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The Role of Institutions in Growth and Development

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  • Daron Acemoglu
  • James Robinson

Abstract

In this paper we argue that the main determinant of differences in prosperity across countries are differences in economic institutions. To solve the problem of development will entail reforming these institutions. Unfortunately, this is difficult because economic institutions are collective choices that are the outcome of a political process. The economic institutions of a society depend on the nature of political institutions and the distribution of political power in society. As yet, we only have a highly preliminary understanding of the factors that lead a society into a political equilibrium which supports good economic institutions. However, it is clear that it is the political nature of an institutional equilibrium that makes it very difficult to reform economic institutions. We illustrate this with a series of pitfalls of institutional reforms. Our analysis reveals challenges for those who would wish to solve the problem of development and poverty. That such challenges exist is hardly surprising and we believe that the main reason for such challenges is the forces we have outlined in this paper. Better development policy will only come when we recognize this and understand these forces better. Nevertheless, some countries do undergo political transitions, reform their institutions, and move onto more successful paths of economic development. We also can learn a lot from these success stories.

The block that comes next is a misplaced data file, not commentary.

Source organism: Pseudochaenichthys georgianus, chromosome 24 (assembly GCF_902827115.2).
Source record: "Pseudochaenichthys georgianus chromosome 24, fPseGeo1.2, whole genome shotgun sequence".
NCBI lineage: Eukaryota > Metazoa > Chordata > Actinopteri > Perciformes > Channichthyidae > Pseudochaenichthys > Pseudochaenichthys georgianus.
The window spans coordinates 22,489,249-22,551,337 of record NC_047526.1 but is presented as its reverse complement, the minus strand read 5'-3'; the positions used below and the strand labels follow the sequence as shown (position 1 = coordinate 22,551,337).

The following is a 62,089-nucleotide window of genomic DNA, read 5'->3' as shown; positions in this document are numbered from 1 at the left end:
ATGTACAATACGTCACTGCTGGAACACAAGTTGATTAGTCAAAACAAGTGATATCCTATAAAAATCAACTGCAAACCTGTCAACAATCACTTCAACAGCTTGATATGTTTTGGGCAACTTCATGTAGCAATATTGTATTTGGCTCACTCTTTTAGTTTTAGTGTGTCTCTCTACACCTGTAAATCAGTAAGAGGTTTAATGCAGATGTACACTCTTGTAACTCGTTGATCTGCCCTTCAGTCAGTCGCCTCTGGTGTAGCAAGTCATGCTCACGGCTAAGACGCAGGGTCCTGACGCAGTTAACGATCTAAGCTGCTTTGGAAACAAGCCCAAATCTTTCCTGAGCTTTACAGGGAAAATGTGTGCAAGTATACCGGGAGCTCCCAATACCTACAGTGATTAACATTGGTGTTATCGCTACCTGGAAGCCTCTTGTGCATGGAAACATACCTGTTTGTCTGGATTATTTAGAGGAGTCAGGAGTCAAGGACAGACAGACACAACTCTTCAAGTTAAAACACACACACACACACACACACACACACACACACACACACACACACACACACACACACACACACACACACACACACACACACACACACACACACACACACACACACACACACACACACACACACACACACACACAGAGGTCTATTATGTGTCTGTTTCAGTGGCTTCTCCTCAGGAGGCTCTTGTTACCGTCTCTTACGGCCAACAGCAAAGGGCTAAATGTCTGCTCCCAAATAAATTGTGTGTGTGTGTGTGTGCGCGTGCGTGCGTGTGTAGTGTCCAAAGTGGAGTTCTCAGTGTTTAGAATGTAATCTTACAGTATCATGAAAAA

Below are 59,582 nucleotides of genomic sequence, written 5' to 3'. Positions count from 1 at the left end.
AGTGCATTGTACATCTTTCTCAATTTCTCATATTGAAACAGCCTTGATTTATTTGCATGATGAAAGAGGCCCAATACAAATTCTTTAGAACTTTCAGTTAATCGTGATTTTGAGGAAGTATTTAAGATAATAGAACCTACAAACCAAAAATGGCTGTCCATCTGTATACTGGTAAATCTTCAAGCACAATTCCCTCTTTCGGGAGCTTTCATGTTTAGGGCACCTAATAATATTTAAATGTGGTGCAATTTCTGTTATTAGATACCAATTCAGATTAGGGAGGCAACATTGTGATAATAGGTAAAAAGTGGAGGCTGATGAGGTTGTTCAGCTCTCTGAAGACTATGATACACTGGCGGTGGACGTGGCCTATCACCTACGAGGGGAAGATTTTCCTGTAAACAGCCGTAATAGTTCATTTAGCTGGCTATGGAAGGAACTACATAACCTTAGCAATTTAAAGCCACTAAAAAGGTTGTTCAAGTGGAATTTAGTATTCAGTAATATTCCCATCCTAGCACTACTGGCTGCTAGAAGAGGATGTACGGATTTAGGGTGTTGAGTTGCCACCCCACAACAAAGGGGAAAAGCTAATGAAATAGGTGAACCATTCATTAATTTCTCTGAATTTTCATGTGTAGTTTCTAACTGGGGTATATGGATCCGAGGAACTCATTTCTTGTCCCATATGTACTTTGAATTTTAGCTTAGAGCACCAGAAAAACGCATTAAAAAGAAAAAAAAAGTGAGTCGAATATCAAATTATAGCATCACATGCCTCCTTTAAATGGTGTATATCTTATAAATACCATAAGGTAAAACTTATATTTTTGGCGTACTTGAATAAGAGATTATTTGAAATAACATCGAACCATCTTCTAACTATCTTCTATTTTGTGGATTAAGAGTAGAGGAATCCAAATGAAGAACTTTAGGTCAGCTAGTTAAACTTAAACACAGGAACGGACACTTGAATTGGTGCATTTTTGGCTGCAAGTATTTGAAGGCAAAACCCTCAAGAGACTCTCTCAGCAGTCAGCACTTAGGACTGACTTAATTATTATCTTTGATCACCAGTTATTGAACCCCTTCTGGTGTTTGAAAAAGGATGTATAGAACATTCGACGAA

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Bibliographic Info

Article provided by Università di Perugia in its journal Review of Economics and Institutions.

Volume (Year): 1 (2010)
Issue (Month): 2 ()
Pages:

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Handle: RePEc:pia:review:v:1:y:2010:i:2:n:1

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Related research

Keywords: economic growth; development; institutions and political economy;

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Cited by:
  1. Andrea Filippo Presbitero, 2010. "Total public debt and growth in developing countries," Mo.Fi.R. Working Papers 44, Money and Finance Research group (Mo.Fi.R.) - Univ. Politecnica Marche - Dept. Economic and Social Sciences.
  2. Hans Gersbach & Lars-H. Siemers, 2014. "Can democracy induce development? A constitutional perspective," Public Choice, Springer, vol. 159(1), pages 177-196, April.
  3. World Bank, 2012. "From Political to Economic Awakening in the Arab World : The Path of Economic Integration - Deauville Partnership Report on Trade and Foreign Direct Investment, Volume 1. Overview Report," World Bank Other Operational Studies 11886, The World Bank.
  4. Pierre PECHER, 2013. "Ethnic conflict, power dynamics and growth," Discussion Papers (IRES - Institut de Recherches Economiques et Sociales) 2014008, Université catholique de Louvain, Institut de Recherches Economiques et Sociales (IRES).

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